leave a comment --Maitland McDonagh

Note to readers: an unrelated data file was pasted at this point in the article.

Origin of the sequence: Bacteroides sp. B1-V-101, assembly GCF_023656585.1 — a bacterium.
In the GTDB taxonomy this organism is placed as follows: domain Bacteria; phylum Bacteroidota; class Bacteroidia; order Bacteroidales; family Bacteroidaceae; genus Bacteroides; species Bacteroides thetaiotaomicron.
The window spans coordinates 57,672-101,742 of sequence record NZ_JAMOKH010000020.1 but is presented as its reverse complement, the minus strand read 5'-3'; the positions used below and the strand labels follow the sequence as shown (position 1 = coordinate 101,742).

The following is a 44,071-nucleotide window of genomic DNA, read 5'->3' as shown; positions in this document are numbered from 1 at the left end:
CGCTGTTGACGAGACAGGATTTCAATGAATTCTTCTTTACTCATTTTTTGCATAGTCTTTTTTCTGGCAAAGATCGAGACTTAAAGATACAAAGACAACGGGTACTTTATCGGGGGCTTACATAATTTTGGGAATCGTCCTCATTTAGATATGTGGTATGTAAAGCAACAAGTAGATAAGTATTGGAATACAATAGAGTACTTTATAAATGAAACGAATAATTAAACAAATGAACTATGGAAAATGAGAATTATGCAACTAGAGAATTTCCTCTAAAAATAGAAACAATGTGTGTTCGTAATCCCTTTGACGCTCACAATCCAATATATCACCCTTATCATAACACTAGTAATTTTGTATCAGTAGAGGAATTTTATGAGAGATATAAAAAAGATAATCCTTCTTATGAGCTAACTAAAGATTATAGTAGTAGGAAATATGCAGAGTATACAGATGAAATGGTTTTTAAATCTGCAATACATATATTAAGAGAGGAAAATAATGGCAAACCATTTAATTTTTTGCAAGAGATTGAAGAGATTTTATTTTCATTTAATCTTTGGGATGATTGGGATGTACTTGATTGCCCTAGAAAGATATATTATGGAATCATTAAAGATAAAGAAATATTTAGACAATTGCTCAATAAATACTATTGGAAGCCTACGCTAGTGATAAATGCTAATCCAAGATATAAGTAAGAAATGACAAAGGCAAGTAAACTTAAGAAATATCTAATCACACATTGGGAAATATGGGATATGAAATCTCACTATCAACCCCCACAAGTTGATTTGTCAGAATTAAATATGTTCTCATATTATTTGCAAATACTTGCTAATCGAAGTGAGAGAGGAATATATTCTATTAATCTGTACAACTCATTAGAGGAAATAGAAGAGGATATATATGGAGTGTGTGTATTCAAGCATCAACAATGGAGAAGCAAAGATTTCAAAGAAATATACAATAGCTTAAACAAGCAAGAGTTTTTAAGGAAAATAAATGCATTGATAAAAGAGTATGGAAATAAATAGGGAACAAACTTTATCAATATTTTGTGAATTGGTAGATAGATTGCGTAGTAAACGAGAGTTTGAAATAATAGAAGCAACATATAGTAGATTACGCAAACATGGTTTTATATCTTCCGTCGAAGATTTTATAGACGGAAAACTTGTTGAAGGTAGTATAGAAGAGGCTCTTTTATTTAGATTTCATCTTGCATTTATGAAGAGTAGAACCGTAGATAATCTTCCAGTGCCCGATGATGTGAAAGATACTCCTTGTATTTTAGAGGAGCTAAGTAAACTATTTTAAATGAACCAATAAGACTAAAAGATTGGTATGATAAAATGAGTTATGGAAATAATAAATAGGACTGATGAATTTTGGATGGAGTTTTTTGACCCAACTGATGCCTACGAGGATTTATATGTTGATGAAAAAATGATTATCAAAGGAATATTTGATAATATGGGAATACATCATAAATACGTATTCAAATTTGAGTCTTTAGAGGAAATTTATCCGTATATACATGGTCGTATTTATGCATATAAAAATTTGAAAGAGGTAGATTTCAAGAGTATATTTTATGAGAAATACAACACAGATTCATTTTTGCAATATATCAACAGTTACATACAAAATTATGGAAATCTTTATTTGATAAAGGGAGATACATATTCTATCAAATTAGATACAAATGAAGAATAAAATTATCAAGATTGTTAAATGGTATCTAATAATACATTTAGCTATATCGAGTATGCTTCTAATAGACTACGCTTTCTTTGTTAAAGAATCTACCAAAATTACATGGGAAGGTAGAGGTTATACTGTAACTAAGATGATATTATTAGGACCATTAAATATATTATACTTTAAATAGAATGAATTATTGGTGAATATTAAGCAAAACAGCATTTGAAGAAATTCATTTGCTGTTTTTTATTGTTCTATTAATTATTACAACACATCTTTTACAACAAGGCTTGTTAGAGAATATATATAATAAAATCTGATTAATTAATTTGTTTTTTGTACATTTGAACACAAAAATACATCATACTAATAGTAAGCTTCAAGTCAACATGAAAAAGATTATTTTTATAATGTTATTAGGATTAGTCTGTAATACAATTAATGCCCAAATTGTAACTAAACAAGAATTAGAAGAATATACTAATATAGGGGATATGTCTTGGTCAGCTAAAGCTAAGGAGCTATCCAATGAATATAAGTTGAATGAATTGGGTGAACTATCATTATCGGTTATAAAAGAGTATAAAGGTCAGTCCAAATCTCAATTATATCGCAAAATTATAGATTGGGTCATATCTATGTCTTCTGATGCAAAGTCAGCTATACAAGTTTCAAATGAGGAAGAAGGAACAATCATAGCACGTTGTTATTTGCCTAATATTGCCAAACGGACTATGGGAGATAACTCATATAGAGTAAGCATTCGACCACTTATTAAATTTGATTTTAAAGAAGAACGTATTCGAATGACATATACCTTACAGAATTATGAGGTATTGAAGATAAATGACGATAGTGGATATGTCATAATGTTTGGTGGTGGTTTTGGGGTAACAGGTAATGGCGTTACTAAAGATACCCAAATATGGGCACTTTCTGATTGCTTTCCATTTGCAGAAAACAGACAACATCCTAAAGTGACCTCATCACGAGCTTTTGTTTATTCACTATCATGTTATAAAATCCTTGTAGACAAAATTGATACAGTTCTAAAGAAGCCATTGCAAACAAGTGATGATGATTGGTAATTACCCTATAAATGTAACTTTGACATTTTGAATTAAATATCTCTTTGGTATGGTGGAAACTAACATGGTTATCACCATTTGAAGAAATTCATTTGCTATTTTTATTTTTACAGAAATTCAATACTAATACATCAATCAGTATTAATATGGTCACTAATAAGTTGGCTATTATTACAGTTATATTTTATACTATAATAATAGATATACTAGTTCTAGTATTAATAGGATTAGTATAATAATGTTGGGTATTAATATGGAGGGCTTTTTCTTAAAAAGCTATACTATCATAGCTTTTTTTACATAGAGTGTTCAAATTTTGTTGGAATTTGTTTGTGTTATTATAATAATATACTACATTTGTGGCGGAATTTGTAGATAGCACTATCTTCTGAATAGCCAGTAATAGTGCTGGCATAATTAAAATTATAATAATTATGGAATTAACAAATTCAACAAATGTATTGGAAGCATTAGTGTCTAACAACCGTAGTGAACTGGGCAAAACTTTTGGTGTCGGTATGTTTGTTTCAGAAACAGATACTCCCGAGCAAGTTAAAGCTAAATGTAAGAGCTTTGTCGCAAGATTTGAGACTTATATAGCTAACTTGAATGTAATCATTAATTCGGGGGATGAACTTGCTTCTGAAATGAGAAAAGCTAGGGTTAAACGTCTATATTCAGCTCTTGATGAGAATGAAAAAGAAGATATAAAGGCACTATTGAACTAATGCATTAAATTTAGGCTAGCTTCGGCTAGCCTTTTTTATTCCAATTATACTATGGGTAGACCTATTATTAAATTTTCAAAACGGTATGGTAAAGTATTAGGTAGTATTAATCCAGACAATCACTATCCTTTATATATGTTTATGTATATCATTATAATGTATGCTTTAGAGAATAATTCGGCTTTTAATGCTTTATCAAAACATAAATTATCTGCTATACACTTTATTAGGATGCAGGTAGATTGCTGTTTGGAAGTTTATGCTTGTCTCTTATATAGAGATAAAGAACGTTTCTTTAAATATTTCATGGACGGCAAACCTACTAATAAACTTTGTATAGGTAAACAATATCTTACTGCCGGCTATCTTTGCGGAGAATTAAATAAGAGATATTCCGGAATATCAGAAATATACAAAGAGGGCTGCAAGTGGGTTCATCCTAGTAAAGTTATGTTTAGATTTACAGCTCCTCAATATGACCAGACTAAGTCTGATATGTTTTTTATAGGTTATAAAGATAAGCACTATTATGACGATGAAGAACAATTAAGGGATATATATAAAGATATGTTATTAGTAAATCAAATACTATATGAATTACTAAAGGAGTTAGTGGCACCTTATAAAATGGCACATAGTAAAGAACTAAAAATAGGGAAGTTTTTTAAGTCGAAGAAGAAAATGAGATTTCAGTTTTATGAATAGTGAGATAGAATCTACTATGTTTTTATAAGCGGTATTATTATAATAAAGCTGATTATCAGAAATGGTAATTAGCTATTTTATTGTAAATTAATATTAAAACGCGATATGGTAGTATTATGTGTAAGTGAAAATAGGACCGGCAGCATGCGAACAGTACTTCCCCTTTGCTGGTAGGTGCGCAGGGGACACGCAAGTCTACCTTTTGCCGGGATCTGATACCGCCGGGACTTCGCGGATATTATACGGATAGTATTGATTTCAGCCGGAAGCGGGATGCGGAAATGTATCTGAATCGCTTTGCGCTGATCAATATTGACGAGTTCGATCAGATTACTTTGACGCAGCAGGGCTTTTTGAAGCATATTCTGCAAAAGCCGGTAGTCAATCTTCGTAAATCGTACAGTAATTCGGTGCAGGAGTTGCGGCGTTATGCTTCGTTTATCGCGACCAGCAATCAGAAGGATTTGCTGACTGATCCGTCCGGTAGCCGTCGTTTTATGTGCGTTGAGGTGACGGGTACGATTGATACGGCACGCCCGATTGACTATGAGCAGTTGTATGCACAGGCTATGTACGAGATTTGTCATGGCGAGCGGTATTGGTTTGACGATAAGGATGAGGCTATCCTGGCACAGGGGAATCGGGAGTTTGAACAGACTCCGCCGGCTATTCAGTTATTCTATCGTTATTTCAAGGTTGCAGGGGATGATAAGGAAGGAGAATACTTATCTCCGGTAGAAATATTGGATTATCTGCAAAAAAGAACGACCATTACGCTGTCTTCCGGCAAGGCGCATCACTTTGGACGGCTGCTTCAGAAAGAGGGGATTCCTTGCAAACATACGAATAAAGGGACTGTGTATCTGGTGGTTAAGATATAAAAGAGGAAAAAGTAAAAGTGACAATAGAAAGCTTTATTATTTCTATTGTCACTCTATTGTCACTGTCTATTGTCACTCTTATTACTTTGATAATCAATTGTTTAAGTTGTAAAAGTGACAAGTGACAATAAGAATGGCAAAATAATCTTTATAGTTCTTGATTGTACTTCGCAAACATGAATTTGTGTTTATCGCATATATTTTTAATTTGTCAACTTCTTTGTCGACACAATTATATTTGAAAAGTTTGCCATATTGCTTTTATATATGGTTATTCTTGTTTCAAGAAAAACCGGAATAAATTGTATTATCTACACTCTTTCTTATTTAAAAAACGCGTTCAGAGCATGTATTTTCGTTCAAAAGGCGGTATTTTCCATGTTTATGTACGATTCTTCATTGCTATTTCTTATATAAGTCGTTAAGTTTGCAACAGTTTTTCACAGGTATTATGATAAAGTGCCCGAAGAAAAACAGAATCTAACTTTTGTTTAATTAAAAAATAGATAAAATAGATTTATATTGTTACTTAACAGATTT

Nearly 30 years after THE BAD NEWS BEARS (1976) poked fun at overinvolved parents and a reluctant coach's rehabilitation of an apparently hopeless Little League team, this flabby comedy reworks the formula for kids' soccer and wraps it around a squishy story about father-son reconciliation. Ever since childhood, Phil Weston (Will Ferrell), a klutz with the competitive spirit of a paving stone, has failed to live up to the expectations of his macho dad, sporting goods mini-magnate Buck (Robert Duvall). Phil swore he'd never make his own son, Sam (Dylan McLaughlin), feel inadequate. But Sam's getting the treatment anyway, as a member of the Gladiators, the children's soccer team Buck coaches and the very team on which Phil suffered humiliation after ego-crippling humiliation. Sam is reliving Phil's experience, warming the bench so better players — including his own 10-year-old uncle Bucky (Josh Hutcherson), Buck's son by his second marriage — can shine, and the ultimate humiliation is still to come. Buck heartlessly trades his own grandson to the Tigers, the losingest team in the league. Phil reluctantly agrees to coach the last-place Tigers, the usual assortment of freaks and geeks updated with the addition of a tiny, nearsighted boy (Elliott Cho) with two mommies. Aware that he doesn't know the first thing about coaching — and really mad at his dad — Phil enlists the aid of Buck's next-door neighbor and longtime nemesis, legendary football coach Mike Ditka (playing himself). With the fortuitous addition of two recently arrived Italian kids (Francesco Liotti, Alessandro Ruggiero) who can really play, the Tigers shape up into a winning team. Unfortunately, the taste of victory turns Phil into a coffee-swilling, win-at-any-cost bully just like his father. Even by the low standards of formulaic sports comedies, this one comes up short: The kids are nothing more than the sum of their quirks, Phil's relationship with Buck never feels like anything more than a plot device and the other parents barely register. But the heart of the problem may be that real life youth-sports insanity has far exceeded the bounds of family-friendly comedy. It takes a tough sensibility to find humor in group insanity so pathological that an irate father can beat an ice hockey coach to death in front of a rink full of kids (as happened in Massachusetts in 2000), and this vapid little bit of feel-good slapstick isn't going there.